LONGING FOR A COWBOY CHRISTMAS
Sourcebooks Publishing – Sept. 24, 2019
Find your very own cowboy to keep warm these long, wintry nights as you cozy up with six sweeping, epic tales of heroism, passion, family and celebration from bestselling authors Leigh Greenwood, Rosanne Bittner, Linda Broday, Margaret Brownley, Anna Schmidt, and Amy Sandas.
Fall in Love with Christmas
Whether it’s a widower finding an unexpected new start, a former outlaw and his new wife welcoming their very own Christmas miracle, a long-lost lover returning just in time for a special holiday celebration, a second chance at love between two warring hearts given peace at last, an unlikely pair working together to bring joy to a small Texas town, or a cowboy and his dark-eyed beauty snowed in one unforgettable wintry eve…every Christmas with a cowboy is filled with light, laughter, and a forever kind of love.
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EXCERPT – The Christmas Wedding
Four-year-old Jenny came running, her sobs cutting into Rebel Avery. “What’s wrong, honey?”
“My dolly’s broken. Everything’s broken.” She thrust her doll’s arm at Rebel and ran crying to her bed.
Something had to be done to lift their spirits. To lose Travis Lassiter, the man she loved, so abruptly with scarcely a word since had plunged Rebel into heartbreak and despair. She didn’t know if he was alive or dead. The incident had left everyone to wonder who would be next. A posse of lawmen could swoop into the outlaw town at any time and haul them out. Christmas should be full of hope and optimism, not this cloud of fear.
The memories of past Christmases gave Rebel an idea. She pulled her coat back around herself and retied her woolen scarf. “I won’t be long. Stay inside and, Ely, watch your sister.”
Rebel fought the wind all the way to the Bowdre house.
Nora opened the door, wiping her hands on her apron. “Rebel, come inside before you freeze to death.”
“Thank you. This storm’s something. It broke one of my windows.” Rebel untied her scarf. “Clay nailed a piece of wood over it. But everything is wrong.”
“What do you mean—everything?” Nora led her into the small parlor.
“Ely has all this anger inside. He fought with Billy Truman again today. Came home with a bloody nose.” Rebel sighed and took a seat. “And Jenny’s doll’s arm came off, and she sobbed that everything was broken. It does seem to be the case. The window was just one. Then the pan of cookies I was baking ended up on the floor. And I haven’t heard a word from Travis and fear he might be dead.” A sob strangled in her throat.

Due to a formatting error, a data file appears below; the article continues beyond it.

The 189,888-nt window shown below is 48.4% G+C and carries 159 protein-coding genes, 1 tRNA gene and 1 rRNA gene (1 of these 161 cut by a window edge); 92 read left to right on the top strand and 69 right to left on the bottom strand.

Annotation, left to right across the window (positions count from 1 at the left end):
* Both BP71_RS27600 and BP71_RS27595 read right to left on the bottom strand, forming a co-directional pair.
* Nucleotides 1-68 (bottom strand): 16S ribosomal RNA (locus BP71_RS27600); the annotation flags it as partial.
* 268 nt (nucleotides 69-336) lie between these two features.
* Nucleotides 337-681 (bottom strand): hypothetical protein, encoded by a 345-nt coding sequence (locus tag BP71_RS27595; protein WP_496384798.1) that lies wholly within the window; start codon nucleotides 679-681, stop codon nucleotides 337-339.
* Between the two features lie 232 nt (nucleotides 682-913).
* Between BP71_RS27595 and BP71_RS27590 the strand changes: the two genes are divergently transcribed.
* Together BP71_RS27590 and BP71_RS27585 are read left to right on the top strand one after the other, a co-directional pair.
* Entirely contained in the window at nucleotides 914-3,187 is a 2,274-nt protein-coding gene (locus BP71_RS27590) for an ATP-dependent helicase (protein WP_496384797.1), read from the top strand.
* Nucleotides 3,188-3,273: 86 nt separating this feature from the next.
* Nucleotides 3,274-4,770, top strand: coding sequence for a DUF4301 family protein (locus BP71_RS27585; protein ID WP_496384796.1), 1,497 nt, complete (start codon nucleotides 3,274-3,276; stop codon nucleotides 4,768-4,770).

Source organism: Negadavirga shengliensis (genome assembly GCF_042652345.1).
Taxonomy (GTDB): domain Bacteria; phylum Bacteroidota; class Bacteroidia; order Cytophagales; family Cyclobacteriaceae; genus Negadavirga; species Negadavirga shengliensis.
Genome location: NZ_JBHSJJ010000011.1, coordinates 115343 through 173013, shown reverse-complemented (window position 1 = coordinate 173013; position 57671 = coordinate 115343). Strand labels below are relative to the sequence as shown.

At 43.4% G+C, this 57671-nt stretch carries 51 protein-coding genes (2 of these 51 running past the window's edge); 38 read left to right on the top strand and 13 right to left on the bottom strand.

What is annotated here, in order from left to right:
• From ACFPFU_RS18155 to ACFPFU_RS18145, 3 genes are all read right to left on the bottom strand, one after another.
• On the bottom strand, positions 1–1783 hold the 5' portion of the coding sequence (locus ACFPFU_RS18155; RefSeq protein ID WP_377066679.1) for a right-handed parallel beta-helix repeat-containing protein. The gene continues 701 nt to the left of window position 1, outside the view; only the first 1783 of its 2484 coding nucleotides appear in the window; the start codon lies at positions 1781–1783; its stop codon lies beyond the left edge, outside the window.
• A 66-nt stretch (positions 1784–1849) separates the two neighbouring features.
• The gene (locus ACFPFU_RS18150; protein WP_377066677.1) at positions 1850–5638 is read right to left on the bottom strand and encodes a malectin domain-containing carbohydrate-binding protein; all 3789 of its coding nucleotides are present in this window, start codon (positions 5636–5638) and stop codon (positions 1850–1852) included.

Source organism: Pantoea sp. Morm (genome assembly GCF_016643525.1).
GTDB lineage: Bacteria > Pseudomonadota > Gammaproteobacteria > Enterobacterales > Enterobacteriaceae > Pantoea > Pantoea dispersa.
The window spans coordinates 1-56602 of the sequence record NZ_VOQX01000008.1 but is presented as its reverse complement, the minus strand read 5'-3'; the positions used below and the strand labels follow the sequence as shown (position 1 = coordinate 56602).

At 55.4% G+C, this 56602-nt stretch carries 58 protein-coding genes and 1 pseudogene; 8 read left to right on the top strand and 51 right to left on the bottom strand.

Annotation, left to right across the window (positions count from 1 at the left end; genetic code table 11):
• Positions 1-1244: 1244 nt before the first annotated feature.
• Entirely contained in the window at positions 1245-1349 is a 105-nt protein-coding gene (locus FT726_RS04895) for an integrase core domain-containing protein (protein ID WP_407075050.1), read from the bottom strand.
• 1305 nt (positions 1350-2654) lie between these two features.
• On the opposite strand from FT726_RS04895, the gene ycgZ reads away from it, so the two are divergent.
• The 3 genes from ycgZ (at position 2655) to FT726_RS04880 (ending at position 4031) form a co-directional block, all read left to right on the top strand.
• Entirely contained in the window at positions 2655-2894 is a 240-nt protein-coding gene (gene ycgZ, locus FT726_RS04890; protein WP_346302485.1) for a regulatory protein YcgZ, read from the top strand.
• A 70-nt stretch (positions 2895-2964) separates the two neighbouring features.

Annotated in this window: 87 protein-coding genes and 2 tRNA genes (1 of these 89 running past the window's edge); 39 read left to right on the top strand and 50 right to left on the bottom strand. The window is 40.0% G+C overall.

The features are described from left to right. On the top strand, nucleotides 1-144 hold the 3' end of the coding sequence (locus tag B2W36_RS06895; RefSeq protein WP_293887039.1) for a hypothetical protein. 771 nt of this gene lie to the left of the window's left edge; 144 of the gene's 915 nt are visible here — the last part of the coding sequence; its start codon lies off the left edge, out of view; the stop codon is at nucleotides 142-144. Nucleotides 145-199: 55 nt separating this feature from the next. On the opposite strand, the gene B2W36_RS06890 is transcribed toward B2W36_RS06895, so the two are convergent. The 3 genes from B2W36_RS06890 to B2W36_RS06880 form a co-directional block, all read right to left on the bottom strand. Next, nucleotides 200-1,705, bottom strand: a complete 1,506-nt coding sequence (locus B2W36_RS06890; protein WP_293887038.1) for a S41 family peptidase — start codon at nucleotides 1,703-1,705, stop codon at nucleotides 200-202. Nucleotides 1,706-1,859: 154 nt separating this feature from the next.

“Some days are like that.” The teakettle whistled, and Nora rose. “How about a nice cup of tea? That will make everything better.”
“That sounds lovely.”
Nora left the room and soon returned with a tray laden with tea, cups, and little cookies. They sat with steaming cups in front of the fire while baby Willow, a child the couple had found next to her dead mother and taken in, crawled around them. Rebel liked the woman who sat across from her. The curvy, blond-haired woman had the kind of strength Rebel wished for.
Rebel eyed the cookies. “Would you mind if I take one of these to the children?”
“Not at all. Take three or four apiece,” Nora urged. “I’ll wrap them up when we’re done.”
“Thanks.” Rebel took a sip of tea. “I have an idea and want to see what you think of it.”
“If it’s a way to dispel this gloom and make everyone get along, I’m all for it.”
“I want to have an Advent calendar—only the whole town will be the calendar.”
“Oh, yes! I always loved the cheer Advent added to my holidays when I was a child.” Nora’s brown eyes twinkled. “Tell me more.”
“We’ll have to somehow fashion a large calendar with a little door on each day.” Rebel took a sip of tea, her mind whirling.
Nora bit into a cookie. “We’ll make it out of sturdy wood so the wind won’t blow it over.”
Baby Willow tugged on Rebel’s skirt and she picked her up, inhaling the sweet scent. “Inside each little door will be a name for the person who has treats that day and the children will go to that house.”
“Yes! Yes! And on each Sunday leading up to Christmas, we’ll light one of the four Advent candles.”
“Great idea. I wonder if Skeet Malloy will make us a holder. That blacksmith can make anything. When this storm passes, I’ll ask him. We can get candles from the mercantile.” Rebel carefully untangled black strands of her hair from Willow’s little hand. “We’ll get the children involved. I know, maybe we’ll have them draw for a chance to be the one who lights the candle in church each Sunday.”
“If they fight or misbehave, they’ll have their name removed.” Nora reached for the teapot. “More, Rebel?”
Rebel moved her cup closer. “Unless I miss my guess, this will teach them to get along better, and I think it’ll fill the town with the Christmas spirit.” Her hand trembled when she lifted her tea. “I just wish I knew if Travis is alive.”